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What it really means to be spiritual

“Spiritual but not religious.”

How often have we heard someone describe themselves this way and thought, “Well, at least there’s hope” – hope, that is, that even though the number of people who revere all things sacred and divine but reject organized religion is going up, that one day, some day – if only a small percentage of these folks would reconsider their position – our pews might once again be packed.

It’s not that I disagree entirely with this line of reasoning. I’m just not sure I want to pin my hopes on whether or not I’m able to convince someone – even someone who identifies themselves as spiritual – to give church a chance.

I suppose this is because of what I assume most people mean by the word “spiritual.”

Whenever I use this word to describe myself, it means that I see myself as fundamentally spiritual in nature, the matter-free reflection of Spirit itself. The same goes for how I see others. Chances are, however, that were you to ask someone walking down the street what spiritual means to them, they’d probably say that it’s simply the best way to describe their own or another’s interest in spiritual things.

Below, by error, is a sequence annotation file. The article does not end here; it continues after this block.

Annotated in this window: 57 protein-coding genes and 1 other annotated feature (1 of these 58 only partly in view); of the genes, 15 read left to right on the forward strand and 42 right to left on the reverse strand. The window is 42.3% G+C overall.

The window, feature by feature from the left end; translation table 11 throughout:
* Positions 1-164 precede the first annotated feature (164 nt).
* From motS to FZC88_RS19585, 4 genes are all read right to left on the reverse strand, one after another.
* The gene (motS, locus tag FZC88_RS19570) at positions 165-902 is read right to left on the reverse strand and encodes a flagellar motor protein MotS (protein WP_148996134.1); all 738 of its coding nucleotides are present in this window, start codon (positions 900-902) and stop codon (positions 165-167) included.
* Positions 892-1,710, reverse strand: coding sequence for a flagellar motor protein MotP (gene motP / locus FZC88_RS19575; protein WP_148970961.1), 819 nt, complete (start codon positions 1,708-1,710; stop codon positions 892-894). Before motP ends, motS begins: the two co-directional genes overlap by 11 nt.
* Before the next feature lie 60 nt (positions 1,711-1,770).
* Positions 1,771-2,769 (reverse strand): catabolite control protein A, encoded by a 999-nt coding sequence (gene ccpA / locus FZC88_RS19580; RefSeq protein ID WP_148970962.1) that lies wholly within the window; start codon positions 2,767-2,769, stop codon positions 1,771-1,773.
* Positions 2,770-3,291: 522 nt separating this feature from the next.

Whether or not such an interest leads to someone becoming more religious is anyone’s guess. On the other hand, to the degree that we identify others as not simply having some level of curiosity about spiritual things, but as God sees them – as God’s wholly spiritual expression, naturally inclined to engage in those activities, including religion, that encourage and nurture a better understanding of the Divine – I think we might see an uptick in church attendance.

The goal here, of course, is not about getting more people to come to church but to support our fellowman’s yearning – conscious or not – to have a deeper appreciation of what it really means to be spiritual, to know themselves as God knows them.

“The calm, strong currents of true spirituality,” writes Mary Baker Eddy (SH p. 99), “the manifestations of which are health, purity, and self-immolation, must deepen human experience, until the beliefs of material existence are seen to be a bald imposition, and sin, disease, and death give everlasting place to the scientific demonstration of divine Spirit and to God’s spiritual, perfect man.”

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